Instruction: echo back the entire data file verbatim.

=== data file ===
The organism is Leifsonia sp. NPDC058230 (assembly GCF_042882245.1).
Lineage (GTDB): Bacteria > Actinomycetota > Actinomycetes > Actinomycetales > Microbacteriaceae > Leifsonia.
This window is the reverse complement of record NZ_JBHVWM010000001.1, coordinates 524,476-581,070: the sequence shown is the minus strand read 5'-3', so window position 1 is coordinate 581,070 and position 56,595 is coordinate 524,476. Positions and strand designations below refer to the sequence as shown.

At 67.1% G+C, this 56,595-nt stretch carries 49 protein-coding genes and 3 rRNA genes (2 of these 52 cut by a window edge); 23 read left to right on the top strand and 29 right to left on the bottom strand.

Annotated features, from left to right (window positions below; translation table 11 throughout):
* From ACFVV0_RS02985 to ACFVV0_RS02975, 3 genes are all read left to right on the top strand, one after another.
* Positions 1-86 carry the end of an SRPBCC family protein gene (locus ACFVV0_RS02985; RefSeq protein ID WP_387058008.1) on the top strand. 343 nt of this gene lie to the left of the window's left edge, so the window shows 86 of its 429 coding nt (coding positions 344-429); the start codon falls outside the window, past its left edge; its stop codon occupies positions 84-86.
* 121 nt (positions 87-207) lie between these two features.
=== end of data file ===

The organism is Leifsonia sp. NPDC058230 (assembly GCF_042882245.1).
Lineage (GTDB): Bacteria > Actinomycetota > Actinomycetes > Actinomycetales > Microbacteriaceae > Leifsonia.
This window is the reverse complement of record NZ_JBHVWM010000001.1, coordinates 524,476-581,070: the sequence shown is the minus strand read 5'-3', so window position 1 is coordinate 581,070 and position 56,595 is coordinate 524,476. Positions and strand designations below refer to the sequence as shown.

At 67.1% G+C, this 56,595-nt stretch carries 49 protein-coding genes and 3 rRNA genes (2 of these 52 cut by a window edge); 23 read left to right on the top strand and 29 right to left on the bottom strand.

Annotated features, from left to right (window positions below; translation table 11 throughout):
* From ACFVV0_RS02985 to ACFVV0_RS02975, 3 genes are all read left to right on the top strand, one after another.
* Positions 1-86 carry the end of an SRPBCC family protein gene (locus ACFVV0_RS02985; RefSeq protein ID WP_387058008.1) on the top strand. 343 nt of this gene lie to the left of the window's left edge, so the window shows 86 of its 429 coding nt (coding positions 344-429); the start codon falls outside the window, past its left edge; its stop codon occupies positions 84-86.
* 121 nt (positions 87-207) lie between these two features.